She said the domestic water users in each association are no more than 200 households.
“The board members are all volunteers. Some of them have an employee or two, maybe an office person and the operator. And now they have to figure out how they’re going to integrate medical marijuana and maybe even recreational marijuana into their systems. I think we’re going to need to address that. There are a lot of facets to an issue that you don’t think of until you are actually out talking to people about what is on their minds,” Chandler said.
She said she voted in favor of the cannabis bill last year.
“We’ll see what kind of language comes up but if you’re going to put in a cannabis facility you’re going to have to come up with the water rights to do it. And you are going to account for how you produce the cannabis so that you’re not inadvertently impacting the local communities in a negative way. I’m hoping this is just one situation and that other producers will be more sensitive to the communities they are moving into.”
Discussing her Post-Secondary Education bill, Chandler said she views it as kind of a consumer protection bill.
“It’s going to involve the massage schools, the hairdresser schools, the for-profit colleges and this whole array of post-secondary schools where sometimes people are taken advantage of. At the federal level it was being attacked for a while but that’s not going very well. My bill is more of a disclosure bill so that when a student expresses interest perhaps in enrolling in one of these programs they get accurate information such as the total cost of the program, the average debt associated with it – those kinds of things, as well as the placement rate and whether it meets certification or licensure standards for New Mexico.”
She said the schools often have these requirements at the federal level so it’s going to be information that they have to provide generally now.
“It will require them to put the information on their website so if somebody’s browsing their programs they have a way to compare costs and so on. I was out knocking on doors a while ago and someone told me they were in a massage program. For six months it was $10,000 and I thought, that sounds like a lot. I don’t have anything to compare it with and she didn’t seem to think it was excessive but it struck me as a little much,” Chandler said.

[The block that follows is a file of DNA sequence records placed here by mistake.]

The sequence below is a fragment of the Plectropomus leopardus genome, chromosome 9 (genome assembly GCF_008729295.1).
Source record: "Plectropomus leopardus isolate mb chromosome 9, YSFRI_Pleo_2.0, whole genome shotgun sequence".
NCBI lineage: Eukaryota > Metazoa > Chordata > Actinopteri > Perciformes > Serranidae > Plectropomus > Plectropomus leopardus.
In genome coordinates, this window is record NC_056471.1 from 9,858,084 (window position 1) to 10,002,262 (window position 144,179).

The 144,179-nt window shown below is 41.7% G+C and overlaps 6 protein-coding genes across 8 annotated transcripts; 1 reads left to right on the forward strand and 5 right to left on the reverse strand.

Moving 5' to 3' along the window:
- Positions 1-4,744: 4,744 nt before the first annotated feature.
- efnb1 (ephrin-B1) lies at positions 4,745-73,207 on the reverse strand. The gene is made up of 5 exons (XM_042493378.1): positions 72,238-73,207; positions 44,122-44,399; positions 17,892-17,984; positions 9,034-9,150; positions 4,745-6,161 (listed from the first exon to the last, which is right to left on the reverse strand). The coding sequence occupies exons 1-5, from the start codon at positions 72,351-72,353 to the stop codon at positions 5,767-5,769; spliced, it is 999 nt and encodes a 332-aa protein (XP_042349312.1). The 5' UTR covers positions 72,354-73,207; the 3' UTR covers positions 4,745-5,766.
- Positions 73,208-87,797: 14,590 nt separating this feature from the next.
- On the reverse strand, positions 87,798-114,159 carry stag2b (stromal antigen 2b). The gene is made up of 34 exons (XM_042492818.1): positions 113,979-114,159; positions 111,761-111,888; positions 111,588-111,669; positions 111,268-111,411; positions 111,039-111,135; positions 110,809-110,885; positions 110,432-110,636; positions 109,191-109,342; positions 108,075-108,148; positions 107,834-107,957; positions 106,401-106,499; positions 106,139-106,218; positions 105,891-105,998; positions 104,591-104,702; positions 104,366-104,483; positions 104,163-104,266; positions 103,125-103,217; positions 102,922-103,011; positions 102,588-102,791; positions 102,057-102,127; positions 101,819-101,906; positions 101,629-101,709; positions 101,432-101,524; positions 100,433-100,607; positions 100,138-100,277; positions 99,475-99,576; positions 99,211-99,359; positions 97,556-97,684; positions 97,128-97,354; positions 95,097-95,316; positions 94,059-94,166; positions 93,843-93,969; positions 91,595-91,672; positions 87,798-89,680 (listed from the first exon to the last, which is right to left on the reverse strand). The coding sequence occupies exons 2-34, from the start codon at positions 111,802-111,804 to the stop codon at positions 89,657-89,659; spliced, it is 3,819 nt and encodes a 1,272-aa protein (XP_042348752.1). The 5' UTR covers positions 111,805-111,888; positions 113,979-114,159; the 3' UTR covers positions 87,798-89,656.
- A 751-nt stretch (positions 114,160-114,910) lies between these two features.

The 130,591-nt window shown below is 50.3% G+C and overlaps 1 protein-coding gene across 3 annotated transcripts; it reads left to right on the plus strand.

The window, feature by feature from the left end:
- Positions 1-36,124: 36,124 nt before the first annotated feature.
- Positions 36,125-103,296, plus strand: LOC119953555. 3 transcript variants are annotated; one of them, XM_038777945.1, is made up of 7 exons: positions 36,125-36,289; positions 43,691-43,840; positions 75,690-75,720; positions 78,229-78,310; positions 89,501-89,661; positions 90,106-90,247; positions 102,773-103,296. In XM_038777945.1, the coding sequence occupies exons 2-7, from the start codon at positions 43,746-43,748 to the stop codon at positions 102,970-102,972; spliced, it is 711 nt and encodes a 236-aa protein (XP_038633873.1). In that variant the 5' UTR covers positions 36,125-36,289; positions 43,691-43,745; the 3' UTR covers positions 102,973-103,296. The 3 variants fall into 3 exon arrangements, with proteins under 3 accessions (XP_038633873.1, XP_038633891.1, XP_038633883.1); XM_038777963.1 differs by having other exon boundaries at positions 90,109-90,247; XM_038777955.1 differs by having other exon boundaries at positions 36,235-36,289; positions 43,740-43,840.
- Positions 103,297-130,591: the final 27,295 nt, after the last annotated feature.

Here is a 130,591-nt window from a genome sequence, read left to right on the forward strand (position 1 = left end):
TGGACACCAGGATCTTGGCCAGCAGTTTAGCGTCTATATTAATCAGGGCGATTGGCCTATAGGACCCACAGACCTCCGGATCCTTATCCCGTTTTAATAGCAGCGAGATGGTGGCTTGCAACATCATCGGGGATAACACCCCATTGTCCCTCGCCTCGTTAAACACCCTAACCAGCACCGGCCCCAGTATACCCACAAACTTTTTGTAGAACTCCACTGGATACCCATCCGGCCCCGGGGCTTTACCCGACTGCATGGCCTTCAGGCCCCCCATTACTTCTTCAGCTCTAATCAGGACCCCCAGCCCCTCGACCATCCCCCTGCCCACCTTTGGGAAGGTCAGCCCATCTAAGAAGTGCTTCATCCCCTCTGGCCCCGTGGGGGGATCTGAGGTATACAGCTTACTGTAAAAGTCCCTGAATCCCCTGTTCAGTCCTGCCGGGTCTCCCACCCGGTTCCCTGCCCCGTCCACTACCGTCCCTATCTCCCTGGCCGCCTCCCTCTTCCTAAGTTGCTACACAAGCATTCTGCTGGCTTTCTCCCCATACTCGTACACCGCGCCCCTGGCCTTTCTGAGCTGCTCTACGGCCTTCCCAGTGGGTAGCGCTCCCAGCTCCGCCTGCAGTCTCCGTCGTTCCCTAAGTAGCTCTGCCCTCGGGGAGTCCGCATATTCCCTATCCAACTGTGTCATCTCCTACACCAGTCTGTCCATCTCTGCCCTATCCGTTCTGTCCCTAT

She said she is proud to be sponsoring the Paid Family and Medical Leave Act that supports working families.
“New Mexicans should not have to choose between losing their job and caring for a new baby, loved one or themselves,” she said.
Chandler is also working with Sen. Sander Rue on an information disclosure act streamline getting access to the details of state settlement agreements.
“There is a law that tries to limit disclosure except under certain circumstances so we’re trying to limit the circumstances and make access much easier. It has been fun working with Senator Rue on that and I’d like to pursue more of those kinds of open government initiatives. It’s an area that interests me because of my longstanding League membership and my local government experience. I’ve always been very interested in trying to be as transparent and open as possible in how we do business,” she said.